Number of CasesDismissal Reason
25Failure to pay filing fee
10Late filing
1Failure to file proper amended petition
1No original signature on petition
1Tax paid before notice of deficiency issued

In only one of the 10 dockets where the case was dismissed for late filing was there any suggestion of facts which might give rise to equitable tolling. In Lavery v. Commissioner, Docket No. 10026-18 (order dated Jul. 18, 2018), it appears that there may have been a timely filing in the wrong forum (i.e., a timely mailing to the IRS, instead of the Tax Court).

This review shows that floodgates would not open if equitable tolling were allowed to excuse the late filing of a modest number of deficiency petitions each year.

The greater practical effect of a ruling that the Tax Court’s deficiency suit filing deadline is not jurisdictional would be to benefit taxpayers where the IRS attorneys in the case either had omitted to notice the possible late filing of a petition or had deliberately decided not to argue that a petition was late and so forfeited or sought to waive the late filing argument. As this Court has noted, “[t]he expiration of a ‘jurisdictional’ deadline prevents the court from permitting or taking the action to which the statute attached the deadline. The prohibition is absolute. The parties cannot waive it, nor can a court extend that deadline for equitable reasons.” Dolan v. United States, 560 U.S. 605, 610 (2010) (citation omitted). In contrast, if a filing deadline is not jurisdictional, it is subject to forfeiture and waiver (whether or not it is subject to equitable tolling or estoppel).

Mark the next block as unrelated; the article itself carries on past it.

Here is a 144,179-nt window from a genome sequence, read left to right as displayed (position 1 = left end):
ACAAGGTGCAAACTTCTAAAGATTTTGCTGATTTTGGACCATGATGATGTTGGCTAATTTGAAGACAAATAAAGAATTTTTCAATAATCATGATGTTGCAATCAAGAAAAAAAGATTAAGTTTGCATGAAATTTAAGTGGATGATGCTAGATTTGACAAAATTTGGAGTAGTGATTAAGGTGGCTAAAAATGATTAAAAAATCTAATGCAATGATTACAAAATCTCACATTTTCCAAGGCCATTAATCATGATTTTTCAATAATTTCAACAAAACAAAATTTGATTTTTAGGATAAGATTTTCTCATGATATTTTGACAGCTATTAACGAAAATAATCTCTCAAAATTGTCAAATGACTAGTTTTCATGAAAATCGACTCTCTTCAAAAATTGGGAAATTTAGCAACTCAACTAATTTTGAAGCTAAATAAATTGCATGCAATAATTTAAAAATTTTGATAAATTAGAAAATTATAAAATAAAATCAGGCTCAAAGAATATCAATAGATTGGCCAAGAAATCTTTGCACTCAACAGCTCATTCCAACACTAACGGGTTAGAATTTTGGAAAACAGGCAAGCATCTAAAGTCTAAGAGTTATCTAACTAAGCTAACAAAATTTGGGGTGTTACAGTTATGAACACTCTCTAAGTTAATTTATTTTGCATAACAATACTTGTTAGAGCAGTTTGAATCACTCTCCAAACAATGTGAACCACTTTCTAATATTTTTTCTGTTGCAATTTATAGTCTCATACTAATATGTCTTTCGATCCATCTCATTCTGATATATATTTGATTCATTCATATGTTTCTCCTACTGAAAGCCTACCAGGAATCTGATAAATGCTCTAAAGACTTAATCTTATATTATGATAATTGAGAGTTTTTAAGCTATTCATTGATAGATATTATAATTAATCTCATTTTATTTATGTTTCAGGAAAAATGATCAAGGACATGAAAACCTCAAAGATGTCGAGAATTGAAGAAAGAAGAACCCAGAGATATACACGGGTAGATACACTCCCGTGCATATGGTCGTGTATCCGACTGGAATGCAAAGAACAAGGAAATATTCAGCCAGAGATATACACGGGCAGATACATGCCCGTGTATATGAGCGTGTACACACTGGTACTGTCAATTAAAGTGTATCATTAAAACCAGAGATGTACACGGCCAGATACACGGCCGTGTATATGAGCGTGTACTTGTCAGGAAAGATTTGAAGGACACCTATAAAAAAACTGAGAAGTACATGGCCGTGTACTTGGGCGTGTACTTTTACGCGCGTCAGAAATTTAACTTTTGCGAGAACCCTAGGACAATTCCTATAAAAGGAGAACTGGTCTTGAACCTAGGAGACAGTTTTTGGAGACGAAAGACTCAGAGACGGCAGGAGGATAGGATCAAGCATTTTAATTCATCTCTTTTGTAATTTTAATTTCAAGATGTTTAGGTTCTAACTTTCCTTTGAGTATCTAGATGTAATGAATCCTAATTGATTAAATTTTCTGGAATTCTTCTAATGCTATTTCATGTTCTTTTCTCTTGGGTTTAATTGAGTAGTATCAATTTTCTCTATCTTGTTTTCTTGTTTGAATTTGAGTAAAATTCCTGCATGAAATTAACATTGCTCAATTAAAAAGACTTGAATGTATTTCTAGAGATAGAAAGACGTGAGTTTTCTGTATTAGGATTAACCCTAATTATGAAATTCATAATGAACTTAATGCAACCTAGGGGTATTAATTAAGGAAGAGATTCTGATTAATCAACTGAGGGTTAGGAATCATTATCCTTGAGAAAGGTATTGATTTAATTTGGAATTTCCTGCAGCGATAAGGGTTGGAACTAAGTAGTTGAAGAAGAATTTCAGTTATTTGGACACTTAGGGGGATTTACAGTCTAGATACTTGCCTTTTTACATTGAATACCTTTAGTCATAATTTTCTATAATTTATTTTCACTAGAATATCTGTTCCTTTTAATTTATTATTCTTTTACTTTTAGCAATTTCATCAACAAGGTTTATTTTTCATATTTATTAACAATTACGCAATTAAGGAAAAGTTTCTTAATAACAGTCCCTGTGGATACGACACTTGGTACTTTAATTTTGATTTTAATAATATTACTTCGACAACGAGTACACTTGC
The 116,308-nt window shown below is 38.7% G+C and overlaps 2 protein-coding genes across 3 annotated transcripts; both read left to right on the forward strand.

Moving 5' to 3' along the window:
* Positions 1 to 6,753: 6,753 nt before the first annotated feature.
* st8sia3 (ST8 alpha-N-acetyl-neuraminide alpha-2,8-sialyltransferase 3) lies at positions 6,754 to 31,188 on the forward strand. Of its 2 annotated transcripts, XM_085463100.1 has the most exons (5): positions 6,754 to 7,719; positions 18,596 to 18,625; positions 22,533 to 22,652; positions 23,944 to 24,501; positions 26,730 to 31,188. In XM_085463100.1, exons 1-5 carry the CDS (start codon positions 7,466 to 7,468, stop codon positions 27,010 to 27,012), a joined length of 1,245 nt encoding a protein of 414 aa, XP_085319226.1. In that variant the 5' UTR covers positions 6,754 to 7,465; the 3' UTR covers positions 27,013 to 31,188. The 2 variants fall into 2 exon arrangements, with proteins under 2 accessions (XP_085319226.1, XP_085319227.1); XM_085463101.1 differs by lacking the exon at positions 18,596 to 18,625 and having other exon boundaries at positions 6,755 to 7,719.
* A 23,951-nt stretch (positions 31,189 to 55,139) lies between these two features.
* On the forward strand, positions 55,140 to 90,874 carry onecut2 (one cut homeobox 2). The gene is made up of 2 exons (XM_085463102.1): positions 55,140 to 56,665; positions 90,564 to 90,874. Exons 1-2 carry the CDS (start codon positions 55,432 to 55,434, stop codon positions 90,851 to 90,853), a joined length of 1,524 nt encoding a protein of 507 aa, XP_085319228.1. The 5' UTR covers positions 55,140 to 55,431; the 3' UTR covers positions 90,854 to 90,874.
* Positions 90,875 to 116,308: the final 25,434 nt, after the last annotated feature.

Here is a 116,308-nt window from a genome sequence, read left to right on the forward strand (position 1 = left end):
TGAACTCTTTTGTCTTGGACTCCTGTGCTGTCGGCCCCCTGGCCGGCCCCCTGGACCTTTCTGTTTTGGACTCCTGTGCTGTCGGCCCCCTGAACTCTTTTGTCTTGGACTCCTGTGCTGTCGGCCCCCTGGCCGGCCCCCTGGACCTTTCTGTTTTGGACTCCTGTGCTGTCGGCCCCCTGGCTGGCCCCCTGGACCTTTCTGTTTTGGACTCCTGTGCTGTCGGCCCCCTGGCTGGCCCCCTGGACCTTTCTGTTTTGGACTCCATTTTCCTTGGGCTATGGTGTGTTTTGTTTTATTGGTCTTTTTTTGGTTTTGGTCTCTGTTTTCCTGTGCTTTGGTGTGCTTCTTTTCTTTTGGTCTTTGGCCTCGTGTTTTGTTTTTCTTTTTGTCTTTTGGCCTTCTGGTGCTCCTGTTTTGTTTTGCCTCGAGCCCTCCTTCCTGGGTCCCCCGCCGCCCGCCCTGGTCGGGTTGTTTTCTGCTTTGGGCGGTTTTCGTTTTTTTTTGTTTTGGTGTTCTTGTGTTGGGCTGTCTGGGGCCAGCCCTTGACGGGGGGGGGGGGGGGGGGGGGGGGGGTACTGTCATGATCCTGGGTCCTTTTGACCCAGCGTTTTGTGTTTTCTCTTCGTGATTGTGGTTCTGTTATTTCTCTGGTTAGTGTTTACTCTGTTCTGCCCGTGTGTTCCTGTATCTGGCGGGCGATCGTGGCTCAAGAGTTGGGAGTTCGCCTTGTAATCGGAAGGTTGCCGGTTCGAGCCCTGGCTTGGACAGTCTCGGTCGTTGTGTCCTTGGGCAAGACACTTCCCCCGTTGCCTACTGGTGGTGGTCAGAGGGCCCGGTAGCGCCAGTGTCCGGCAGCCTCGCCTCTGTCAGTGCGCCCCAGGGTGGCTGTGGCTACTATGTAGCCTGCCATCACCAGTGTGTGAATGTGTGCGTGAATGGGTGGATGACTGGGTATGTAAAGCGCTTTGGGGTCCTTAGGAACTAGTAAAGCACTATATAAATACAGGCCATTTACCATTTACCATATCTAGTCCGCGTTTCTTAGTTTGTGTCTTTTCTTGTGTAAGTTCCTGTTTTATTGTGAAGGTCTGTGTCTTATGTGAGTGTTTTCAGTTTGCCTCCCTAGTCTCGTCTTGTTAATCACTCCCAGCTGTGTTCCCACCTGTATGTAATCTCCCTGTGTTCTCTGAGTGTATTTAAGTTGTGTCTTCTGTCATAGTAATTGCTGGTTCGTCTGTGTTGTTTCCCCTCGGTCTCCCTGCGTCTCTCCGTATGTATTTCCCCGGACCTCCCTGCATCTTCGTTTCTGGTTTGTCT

Every month, the Tax Court dismisses multiple deficiency cases only because the filing deadline is currently treated as jurisdictional and so the Tax Court judges, sua sponte, police late filing. The court’s position that the filing deadline is jurisdictional necessitates that judges examine the files in every case for late filing – the judges not being able merely to rely on the IRS to raise all late filing issues. When a judge suspects that a petition in a particular case was filed late, but the IRS attorneys have made no argument to that effect, the judge issues an order to show cause why the case should not be dismissed for lack of jurisdiction. In November and December 2019 (typical recent pre-COVID-19 months), the Tax Court issued orders to show cause to dismiss deficiency petitions for untimely filing four and eight times, respectively.4 All 12 such taxpayers lost their chance to have their deficiencies litigated in the Tax Court only because the judges treated the filing deadline as jurisdictional. If, as the Center believes, the filing deadline is not jurisdictional, judges have been investing considerable resources over the years engaging in needless policing.

Judges do not merely police jurisdiction in the middle of a case, but also when a case settles. About once a month, some taxpayer and the IRS settle a case on the merits and submit to the Tax Court a proposed stipulated decision setting forth the amount of the deficiency, but the Tax Court judge refuses to sign the decision until the parties show cause why the case should not instead be dismissed for lack of jurisdiction on account of a late filing of the petition that the IRS had not noticed. (The decision in the Tax Court is analogous to the judgment in a district court case.) An example of a show cause order issued in this situation is that in Williams v. Commissioner, Docket No. 24954-17 (dated Jan. 26, 2018).